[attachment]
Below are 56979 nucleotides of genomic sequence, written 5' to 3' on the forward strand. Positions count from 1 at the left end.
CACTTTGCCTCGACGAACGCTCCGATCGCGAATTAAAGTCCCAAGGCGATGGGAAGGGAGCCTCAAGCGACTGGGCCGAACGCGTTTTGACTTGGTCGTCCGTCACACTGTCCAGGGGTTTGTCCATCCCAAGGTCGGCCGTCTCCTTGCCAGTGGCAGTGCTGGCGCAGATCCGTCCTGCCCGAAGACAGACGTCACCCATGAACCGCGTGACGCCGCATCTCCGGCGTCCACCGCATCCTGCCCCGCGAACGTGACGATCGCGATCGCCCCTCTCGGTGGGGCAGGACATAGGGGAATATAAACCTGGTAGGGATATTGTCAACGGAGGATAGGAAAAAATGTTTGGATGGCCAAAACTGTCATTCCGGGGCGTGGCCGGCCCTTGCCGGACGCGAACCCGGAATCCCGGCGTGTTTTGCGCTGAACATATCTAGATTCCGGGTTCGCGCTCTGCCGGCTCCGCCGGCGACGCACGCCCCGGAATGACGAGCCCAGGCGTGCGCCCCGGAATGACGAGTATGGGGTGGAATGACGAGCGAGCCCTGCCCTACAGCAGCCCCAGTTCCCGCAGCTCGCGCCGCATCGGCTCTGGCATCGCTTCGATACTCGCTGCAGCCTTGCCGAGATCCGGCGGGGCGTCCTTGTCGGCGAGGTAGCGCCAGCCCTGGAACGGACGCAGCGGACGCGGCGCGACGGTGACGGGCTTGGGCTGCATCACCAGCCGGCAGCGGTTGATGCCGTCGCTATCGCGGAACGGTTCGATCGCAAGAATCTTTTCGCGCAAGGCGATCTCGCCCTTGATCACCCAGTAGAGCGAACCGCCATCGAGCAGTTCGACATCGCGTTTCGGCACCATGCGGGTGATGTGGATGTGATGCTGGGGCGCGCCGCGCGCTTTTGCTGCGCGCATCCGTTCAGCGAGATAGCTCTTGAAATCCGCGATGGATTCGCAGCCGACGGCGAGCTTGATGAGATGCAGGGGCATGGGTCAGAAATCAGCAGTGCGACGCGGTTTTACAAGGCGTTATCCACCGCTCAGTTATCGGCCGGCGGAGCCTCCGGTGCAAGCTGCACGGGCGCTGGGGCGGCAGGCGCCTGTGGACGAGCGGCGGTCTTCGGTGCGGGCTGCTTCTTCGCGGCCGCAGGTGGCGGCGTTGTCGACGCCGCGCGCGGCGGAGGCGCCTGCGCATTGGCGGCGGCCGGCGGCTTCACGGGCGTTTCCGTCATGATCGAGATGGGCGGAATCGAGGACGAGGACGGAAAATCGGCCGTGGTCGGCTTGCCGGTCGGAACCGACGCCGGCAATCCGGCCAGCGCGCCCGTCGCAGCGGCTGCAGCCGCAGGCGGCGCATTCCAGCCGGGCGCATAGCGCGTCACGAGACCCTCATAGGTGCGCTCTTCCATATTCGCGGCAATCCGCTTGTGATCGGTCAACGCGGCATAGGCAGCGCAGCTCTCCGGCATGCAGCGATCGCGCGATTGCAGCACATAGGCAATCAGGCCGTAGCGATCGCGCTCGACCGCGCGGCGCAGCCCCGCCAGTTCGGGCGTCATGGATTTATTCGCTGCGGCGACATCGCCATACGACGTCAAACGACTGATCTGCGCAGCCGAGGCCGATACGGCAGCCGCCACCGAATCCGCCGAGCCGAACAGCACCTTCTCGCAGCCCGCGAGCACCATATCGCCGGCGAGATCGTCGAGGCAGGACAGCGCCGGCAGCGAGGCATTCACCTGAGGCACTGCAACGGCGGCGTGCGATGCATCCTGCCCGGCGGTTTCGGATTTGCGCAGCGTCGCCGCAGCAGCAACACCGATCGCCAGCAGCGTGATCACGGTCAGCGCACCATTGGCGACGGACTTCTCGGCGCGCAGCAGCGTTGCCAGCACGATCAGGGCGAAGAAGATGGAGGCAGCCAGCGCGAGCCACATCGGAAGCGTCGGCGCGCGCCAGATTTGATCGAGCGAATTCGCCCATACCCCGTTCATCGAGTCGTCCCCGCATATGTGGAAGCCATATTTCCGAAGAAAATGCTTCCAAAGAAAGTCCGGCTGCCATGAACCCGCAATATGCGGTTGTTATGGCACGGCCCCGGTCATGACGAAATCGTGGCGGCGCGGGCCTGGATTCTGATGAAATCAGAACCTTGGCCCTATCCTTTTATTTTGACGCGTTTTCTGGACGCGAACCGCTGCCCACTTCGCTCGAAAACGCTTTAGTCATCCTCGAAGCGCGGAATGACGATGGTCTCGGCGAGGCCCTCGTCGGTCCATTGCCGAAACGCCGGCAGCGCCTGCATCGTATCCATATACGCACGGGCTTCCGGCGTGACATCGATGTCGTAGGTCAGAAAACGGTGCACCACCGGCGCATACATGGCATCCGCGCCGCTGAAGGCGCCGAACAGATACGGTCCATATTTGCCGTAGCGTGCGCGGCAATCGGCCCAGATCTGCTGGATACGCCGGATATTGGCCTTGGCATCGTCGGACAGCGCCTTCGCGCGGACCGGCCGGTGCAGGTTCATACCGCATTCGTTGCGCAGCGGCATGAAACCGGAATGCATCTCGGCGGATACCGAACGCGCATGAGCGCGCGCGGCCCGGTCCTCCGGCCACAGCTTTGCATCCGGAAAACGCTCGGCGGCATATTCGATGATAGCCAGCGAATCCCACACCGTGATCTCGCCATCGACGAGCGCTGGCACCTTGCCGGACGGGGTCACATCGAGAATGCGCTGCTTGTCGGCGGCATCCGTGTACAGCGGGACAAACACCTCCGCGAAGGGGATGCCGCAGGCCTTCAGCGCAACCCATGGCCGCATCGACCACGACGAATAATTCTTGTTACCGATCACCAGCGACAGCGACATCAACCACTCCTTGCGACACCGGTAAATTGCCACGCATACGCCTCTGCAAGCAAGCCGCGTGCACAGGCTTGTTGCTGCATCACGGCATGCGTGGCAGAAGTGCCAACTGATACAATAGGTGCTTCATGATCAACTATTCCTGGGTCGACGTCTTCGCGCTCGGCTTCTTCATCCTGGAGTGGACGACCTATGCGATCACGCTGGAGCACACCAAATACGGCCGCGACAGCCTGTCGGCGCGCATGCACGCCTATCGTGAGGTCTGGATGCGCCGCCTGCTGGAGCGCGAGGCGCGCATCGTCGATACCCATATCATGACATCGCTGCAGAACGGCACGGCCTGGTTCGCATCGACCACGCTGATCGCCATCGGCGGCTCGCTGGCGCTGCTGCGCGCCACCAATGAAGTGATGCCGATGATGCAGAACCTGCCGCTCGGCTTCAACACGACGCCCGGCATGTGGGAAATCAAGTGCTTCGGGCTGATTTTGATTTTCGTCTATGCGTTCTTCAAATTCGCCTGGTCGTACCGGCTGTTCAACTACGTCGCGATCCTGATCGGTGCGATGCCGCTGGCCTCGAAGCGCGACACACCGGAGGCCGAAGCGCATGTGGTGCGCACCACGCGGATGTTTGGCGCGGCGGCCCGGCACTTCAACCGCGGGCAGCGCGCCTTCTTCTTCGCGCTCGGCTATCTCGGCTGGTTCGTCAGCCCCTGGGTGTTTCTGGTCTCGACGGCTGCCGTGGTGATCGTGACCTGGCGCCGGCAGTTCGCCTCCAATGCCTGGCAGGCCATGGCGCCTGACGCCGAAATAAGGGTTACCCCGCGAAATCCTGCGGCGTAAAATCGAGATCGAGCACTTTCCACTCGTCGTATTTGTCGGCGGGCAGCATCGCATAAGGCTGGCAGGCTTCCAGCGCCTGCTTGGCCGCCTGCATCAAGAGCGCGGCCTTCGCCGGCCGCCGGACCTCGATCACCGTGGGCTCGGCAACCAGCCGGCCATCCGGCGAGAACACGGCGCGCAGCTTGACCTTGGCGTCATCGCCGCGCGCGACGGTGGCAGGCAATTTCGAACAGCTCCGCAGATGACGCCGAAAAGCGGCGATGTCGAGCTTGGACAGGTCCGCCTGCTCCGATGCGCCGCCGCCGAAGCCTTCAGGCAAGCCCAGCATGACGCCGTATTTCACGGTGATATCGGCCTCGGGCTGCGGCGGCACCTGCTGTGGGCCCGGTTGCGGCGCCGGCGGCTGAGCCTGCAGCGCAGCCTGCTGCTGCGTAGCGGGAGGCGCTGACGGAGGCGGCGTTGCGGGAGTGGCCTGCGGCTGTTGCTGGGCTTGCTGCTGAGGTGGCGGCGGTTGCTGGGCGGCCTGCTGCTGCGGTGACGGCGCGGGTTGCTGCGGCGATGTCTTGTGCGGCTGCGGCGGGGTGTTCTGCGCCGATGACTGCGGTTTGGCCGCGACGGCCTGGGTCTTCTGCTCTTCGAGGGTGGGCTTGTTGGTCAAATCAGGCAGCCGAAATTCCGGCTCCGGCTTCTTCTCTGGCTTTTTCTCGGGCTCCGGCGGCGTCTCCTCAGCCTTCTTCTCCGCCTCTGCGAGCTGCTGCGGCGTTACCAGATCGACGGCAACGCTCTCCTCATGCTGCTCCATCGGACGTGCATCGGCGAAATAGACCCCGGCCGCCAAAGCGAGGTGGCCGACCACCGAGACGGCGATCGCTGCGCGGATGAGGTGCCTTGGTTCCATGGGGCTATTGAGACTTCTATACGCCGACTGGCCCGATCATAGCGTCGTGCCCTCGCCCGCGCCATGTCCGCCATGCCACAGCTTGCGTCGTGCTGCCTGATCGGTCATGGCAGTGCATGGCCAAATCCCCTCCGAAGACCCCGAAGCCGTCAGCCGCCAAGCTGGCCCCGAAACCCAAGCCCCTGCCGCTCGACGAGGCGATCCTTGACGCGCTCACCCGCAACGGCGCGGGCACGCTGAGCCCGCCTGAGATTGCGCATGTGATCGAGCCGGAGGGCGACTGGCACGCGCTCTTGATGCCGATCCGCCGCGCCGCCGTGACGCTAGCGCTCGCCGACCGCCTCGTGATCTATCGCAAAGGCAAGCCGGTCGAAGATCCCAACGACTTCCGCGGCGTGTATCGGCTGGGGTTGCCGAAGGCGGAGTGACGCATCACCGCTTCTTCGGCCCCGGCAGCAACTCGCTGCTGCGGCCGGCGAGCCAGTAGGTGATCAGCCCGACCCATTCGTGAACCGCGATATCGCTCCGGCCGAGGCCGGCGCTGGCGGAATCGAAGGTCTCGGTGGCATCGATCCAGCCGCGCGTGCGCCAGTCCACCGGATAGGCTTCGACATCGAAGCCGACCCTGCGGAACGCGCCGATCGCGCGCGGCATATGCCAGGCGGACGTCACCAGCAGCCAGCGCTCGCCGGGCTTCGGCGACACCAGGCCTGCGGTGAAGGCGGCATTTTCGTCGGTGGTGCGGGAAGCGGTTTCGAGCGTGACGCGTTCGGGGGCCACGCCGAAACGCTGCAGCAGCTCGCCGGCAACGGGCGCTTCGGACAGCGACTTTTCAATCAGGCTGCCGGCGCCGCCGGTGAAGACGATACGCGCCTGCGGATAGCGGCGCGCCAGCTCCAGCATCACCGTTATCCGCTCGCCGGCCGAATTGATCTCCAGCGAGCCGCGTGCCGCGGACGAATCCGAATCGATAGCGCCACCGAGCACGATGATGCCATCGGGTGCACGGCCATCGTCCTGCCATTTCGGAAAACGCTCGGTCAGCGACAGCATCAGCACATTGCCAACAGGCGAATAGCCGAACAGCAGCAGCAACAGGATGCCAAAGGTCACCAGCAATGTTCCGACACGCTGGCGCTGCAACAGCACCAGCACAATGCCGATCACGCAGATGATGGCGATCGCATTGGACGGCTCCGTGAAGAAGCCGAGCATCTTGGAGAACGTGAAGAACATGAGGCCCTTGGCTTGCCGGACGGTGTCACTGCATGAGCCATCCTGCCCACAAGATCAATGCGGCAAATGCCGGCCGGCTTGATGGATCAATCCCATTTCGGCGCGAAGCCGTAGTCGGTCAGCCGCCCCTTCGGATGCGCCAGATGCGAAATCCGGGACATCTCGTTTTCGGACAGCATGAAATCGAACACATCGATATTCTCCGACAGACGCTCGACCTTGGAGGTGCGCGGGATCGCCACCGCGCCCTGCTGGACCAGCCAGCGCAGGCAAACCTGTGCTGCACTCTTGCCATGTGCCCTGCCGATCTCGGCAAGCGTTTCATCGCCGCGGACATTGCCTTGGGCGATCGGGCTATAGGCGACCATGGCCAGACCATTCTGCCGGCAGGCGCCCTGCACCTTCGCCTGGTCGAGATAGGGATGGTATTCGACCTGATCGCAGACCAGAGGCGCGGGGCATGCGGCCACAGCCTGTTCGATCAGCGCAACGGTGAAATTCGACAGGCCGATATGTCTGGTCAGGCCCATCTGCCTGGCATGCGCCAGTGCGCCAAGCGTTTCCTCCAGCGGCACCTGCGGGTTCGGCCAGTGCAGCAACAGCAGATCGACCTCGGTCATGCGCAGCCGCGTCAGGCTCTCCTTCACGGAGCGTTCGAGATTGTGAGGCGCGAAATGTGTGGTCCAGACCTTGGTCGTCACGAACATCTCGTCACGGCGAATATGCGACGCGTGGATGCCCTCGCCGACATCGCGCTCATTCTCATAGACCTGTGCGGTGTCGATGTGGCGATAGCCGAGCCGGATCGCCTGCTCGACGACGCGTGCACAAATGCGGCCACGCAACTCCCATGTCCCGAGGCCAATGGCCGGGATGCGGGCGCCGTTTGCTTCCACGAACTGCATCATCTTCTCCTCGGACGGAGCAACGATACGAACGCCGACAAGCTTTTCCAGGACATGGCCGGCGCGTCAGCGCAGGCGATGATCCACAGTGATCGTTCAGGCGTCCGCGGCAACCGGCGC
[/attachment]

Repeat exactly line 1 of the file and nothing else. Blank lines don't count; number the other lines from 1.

Below are 56979 nucleotides of genomic sequence, written 5' to 3' on the forward strand. Positions count from 1 at the left end.